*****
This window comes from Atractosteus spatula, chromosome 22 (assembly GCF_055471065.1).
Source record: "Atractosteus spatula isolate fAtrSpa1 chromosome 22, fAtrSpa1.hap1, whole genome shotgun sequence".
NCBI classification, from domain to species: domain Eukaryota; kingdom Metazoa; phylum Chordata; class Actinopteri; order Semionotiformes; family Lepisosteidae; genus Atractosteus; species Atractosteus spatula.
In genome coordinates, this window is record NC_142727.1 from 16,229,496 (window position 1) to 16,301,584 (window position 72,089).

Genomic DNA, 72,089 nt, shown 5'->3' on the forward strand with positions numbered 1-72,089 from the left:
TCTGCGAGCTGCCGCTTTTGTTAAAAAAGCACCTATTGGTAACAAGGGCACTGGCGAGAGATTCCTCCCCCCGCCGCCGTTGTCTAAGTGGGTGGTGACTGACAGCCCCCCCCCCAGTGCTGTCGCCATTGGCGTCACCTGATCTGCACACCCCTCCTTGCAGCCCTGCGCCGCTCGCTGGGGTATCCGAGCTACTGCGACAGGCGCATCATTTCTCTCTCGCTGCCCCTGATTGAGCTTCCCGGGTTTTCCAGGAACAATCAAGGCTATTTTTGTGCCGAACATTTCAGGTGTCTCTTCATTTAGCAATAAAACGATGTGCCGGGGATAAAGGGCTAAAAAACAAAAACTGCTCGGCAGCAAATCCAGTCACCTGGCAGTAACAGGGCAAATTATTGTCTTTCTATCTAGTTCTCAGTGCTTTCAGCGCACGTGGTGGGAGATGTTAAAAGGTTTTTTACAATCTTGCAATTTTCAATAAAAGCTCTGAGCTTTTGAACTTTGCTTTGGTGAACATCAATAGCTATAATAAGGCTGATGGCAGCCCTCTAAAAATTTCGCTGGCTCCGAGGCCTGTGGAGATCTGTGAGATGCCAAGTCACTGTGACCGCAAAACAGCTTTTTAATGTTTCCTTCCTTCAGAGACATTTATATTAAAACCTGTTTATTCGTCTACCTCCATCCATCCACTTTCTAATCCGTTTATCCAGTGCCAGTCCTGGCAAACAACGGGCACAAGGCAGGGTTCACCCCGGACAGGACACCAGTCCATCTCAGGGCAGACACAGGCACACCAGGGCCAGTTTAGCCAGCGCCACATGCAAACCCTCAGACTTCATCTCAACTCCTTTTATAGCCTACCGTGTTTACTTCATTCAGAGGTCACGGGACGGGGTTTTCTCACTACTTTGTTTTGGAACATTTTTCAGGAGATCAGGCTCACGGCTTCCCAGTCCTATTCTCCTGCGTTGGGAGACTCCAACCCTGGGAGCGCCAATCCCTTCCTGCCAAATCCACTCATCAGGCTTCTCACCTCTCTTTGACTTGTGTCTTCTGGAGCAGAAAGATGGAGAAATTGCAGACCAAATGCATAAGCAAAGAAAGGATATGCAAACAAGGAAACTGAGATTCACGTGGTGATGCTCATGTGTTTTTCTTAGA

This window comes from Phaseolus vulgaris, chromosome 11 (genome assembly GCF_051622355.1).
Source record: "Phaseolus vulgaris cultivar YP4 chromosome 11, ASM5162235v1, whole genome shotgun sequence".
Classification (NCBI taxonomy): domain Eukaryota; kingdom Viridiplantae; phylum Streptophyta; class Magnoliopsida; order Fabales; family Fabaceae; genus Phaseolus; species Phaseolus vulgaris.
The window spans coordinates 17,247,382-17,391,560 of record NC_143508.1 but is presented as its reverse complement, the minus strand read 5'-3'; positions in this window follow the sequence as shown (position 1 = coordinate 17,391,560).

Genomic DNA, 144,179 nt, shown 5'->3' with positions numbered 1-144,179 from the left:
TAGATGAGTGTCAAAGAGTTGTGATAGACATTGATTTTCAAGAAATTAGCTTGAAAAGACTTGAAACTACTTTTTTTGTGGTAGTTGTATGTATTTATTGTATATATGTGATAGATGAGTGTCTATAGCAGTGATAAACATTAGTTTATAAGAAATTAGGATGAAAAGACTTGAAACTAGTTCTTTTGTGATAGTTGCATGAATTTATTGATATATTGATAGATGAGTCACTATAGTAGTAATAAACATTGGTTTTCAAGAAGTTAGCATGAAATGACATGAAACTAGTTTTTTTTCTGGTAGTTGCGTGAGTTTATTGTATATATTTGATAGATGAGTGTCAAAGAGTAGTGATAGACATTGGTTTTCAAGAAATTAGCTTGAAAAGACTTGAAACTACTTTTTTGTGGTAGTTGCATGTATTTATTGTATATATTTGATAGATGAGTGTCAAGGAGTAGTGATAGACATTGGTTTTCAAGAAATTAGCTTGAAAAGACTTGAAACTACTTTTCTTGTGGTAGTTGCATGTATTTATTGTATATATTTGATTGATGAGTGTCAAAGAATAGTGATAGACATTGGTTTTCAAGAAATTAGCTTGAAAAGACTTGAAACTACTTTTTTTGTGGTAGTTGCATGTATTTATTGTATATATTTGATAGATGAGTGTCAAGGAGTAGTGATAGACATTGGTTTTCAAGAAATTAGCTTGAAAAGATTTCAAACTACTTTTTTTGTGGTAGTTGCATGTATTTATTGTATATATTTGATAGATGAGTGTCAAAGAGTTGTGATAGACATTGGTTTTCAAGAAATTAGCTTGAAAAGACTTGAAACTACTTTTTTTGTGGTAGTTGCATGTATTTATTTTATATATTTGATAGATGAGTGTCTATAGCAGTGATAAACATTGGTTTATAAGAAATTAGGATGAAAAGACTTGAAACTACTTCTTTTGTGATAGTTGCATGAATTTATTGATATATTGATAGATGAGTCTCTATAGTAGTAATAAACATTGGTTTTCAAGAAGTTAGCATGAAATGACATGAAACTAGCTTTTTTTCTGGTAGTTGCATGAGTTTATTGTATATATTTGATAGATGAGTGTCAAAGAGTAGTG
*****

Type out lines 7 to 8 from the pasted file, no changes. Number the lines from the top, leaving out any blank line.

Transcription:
This window comes from Phaseolus vulgaris, chromosome 11 (genome assembly GCF_051622355.1).
Source record: "Phaseolus vulgaris cultivar YP4 chromosome 11, ASM5162235v1, whole genome shotgun sequence".